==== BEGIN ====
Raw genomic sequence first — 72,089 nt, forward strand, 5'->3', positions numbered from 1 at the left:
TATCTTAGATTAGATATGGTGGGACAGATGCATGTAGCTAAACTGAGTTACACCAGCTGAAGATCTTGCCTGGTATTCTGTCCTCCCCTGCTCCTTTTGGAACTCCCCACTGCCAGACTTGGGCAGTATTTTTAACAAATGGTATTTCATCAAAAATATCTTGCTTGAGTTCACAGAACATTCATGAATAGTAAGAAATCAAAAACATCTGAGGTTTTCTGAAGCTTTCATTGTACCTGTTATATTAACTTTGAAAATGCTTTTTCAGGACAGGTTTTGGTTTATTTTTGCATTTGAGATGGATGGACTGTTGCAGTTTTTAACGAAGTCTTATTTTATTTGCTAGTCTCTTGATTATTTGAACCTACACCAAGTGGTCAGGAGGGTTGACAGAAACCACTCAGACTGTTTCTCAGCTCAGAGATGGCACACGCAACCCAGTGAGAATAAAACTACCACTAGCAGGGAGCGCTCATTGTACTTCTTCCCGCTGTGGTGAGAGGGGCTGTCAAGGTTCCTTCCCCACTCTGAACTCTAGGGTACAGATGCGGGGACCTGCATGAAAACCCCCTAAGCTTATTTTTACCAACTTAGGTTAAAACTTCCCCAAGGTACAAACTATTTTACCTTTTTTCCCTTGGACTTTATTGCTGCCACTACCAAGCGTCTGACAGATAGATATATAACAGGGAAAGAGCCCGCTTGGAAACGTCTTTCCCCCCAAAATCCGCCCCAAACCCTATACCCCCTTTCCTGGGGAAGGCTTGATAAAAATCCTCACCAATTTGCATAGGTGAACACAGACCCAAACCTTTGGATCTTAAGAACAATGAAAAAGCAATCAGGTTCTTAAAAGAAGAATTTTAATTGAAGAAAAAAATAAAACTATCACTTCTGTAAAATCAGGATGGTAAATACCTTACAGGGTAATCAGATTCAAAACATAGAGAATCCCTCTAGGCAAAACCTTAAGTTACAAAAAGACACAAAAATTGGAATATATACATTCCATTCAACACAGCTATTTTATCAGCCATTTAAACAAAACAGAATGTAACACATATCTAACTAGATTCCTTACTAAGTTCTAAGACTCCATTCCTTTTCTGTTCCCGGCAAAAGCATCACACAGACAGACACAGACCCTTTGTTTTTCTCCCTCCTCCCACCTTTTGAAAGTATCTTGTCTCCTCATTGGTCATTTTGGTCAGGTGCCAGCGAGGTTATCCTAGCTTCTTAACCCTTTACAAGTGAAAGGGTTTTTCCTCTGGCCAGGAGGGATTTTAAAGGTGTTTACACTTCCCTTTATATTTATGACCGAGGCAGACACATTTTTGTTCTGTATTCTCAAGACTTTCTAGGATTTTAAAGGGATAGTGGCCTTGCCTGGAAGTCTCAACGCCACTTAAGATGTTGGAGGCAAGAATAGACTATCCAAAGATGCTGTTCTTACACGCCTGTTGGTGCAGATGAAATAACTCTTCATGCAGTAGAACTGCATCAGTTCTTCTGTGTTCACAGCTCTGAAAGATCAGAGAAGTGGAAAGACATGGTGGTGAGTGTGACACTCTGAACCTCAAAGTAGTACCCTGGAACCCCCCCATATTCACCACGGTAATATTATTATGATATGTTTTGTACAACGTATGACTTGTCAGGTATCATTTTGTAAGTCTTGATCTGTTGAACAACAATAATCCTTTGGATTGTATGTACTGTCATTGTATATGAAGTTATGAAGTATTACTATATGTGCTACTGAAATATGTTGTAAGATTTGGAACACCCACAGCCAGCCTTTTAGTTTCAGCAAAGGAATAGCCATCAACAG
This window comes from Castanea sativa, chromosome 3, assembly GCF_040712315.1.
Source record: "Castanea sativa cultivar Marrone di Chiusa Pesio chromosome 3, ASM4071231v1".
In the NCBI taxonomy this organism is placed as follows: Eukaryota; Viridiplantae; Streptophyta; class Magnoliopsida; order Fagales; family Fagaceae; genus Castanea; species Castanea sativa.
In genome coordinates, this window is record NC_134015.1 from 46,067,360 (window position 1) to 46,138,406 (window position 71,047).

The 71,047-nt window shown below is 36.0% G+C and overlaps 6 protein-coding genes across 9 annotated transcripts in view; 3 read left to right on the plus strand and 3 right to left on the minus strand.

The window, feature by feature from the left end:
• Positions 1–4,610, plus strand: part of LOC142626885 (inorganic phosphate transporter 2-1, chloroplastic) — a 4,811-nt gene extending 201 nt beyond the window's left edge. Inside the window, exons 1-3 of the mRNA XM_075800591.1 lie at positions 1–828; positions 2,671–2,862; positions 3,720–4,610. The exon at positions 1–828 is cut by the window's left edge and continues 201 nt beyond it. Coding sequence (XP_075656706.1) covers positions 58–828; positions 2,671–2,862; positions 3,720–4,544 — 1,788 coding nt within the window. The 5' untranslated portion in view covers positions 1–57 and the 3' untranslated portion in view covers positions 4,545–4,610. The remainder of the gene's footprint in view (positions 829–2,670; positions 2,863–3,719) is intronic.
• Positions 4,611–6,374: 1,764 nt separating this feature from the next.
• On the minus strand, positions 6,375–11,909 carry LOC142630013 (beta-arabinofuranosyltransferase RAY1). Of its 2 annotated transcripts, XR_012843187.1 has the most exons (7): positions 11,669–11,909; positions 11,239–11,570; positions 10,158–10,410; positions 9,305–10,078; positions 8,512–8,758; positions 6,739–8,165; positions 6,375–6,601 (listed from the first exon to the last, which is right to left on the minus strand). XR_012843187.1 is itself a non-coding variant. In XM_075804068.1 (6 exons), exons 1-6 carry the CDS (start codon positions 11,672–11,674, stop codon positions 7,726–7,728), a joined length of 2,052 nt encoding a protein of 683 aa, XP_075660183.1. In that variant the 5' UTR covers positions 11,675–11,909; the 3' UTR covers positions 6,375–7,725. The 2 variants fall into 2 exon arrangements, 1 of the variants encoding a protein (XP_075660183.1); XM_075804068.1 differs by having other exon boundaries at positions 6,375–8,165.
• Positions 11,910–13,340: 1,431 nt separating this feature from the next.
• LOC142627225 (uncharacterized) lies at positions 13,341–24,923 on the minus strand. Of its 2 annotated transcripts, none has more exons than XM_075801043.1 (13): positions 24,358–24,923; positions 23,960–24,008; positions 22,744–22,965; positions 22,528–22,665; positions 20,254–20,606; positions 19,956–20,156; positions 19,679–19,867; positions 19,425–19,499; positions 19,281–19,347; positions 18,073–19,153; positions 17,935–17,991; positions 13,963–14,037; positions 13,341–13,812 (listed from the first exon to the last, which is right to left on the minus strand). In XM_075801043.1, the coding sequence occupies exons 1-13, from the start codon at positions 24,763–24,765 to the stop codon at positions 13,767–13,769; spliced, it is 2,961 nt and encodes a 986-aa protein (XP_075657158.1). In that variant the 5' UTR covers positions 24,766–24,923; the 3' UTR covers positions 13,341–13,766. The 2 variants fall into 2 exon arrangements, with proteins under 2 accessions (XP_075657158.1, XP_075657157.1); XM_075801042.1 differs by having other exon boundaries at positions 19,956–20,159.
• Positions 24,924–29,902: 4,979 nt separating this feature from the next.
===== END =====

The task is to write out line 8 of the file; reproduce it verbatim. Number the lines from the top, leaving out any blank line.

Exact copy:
The window, feature by feature from the left end: